Nimblewill Nomad, Ten Million Steps

What You Learn While Walking Route 66

Route 66. Chicago to San Diego. 121 days. 2,300 miles. 19 miles a day.

This would seem like an unimaginable distance for almost anyone. Now imagine being 79 years old and accomplishing this feat. Damn.

Yet this is commonplace for Nimblewill Nomad. Since his first odyssey in 2001 (Want to know more about his odysseys? Read 10 Million Steps!), Nomad has completed the Triple Crown of distance hiking and all 11 national scenic trails, hiking about 34,000 miles in the past 15 years.

Nimblewill Nomad, Ten Million Steps

Which is what brought him to Fayetteville, Arkansas on a Sunday night in December. Fresh off Route 66 and returning back east where he spends the winter, Nomad spoke about his latest odyssey at an Ozark Highland Trail Association meeting.

He told how people doubted he would make it safely out of downtown Chicago. Out of the Mojave Desert. Out of downtown Los Angeles. He shocked fellow distance hikers with his minimalist pack (6 pounds!) and even more minimalist food and water intake. He described his various aches and pains and how he would power through, because hiking is mostly mental. He recited poetry, both his own and that of others.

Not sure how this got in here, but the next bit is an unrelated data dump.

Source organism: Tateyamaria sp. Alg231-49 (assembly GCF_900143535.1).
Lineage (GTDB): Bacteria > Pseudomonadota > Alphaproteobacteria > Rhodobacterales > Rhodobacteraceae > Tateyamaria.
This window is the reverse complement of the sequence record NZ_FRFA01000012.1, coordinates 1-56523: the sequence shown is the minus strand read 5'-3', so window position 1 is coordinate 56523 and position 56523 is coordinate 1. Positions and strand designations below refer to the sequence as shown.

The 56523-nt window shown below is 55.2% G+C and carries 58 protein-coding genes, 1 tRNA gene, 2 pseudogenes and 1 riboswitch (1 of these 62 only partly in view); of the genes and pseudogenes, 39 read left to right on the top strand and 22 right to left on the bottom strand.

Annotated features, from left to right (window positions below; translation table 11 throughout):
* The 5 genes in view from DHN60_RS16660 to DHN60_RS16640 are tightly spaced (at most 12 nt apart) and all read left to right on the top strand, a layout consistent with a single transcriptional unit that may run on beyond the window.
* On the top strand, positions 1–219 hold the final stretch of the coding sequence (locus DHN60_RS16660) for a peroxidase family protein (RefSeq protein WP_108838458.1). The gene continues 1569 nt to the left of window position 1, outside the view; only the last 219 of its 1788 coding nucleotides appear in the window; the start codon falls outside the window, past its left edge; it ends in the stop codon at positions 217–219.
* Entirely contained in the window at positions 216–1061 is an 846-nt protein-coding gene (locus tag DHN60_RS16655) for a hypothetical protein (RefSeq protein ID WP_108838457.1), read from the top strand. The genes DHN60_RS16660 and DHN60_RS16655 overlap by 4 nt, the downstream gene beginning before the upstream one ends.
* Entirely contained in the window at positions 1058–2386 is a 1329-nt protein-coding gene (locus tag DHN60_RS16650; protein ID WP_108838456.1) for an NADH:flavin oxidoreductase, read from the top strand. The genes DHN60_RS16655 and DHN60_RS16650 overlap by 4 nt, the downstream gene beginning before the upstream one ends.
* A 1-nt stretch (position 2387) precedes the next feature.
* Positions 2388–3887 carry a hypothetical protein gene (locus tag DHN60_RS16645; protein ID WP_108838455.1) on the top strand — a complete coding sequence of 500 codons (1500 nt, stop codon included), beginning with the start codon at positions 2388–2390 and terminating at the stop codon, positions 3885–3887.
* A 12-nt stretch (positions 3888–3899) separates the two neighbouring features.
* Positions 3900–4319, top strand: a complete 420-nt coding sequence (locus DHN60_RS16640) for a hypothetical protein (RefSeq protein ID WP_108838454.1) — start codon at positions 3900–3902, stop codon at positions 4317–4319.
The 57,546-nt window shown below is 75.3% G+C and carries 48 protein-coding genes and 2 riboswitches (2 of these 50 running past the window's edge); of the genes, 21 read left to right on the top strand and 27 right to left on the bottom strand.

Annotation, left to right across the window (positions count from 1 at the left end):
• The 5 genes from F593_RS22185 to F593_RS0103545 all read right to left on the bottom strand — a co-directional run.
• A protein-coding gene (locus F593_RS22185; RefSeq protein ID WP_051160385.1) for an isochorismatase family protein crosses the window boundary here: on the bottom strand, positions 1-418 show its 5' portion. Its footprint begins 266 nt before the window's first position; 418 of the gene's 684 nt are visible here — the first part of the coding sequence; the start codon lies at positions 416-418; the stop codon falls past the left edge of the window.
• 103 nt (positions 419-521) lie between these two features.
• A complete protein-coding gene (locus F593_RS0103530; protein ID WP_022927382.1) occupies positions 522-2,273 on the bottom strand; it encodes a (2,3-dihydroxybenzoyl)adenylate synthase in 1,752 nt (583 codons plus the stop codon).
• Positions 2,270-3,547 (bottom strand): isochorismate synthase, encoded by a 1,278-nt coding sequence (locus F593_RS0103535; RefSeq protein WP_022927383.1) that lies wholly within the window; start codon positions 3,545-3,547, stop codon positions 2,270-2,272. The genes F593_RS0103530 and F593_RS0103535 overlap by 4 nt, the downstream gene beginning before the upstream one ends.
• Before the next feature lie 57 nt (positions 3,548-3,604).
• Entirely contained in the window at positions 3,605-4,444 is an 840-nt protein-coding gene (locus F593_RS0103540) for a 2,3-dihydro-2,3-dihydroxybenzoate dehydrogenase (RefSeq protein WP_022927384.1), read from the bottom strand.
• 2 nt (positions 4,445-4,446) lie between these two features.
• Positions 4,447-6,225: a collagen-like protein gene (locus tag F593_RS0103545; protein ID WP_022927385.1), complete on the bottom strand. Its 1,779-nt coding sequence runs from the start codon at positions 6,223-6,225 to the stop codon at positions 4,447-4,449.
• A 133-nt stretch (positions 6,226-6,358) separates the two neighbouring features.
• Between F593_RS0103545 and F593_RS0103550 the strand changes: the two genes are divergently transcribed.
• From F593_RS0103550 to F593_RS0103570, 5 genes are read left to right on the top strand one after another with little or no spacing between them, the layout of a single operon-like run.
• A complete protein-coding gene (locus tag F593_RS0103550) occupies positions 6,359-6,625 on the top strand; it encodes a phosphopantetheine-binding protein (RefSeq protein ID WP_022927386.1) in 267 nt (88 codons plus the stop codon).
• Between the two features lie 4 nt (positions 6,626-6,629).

It was all very informative and fascinating, just like every presentation Nomad gives. But that wasn’t the big takeaway from Nomad’s presentation. Nomad wanted us to appreciate humanity.

Everywhere he went, people were kind and generous. And not kind in a “Here let me give you some directions” way—people took days out of their normal lives to help Nomad along his odyssey. One family helped him across an entire state, providing lodging and laundry and hot meals and car rides.

And this wasn’t fluke trail magic—the same thing happened in Oklahoma. And the Mojave Desert. And Los Angeles. Rather than steering clear of the strange man ambling down Route 66, people stopped to ask questions and help.

That says a lot about humanity. In times where it’s seemingly much easier to focus and dwell on the bad, we should pause and appreciate the good.

And when you read this, Nomad, this is a common occurrence because of your magnetic energy, your kind heart, your visible passion. Just as you are fortunate to have so much help, every life you touch is fortunate to have stumbled across you on the side of the road.

Nimblewill Nomad, Ten Million Steps

Tanya Twerdowsky
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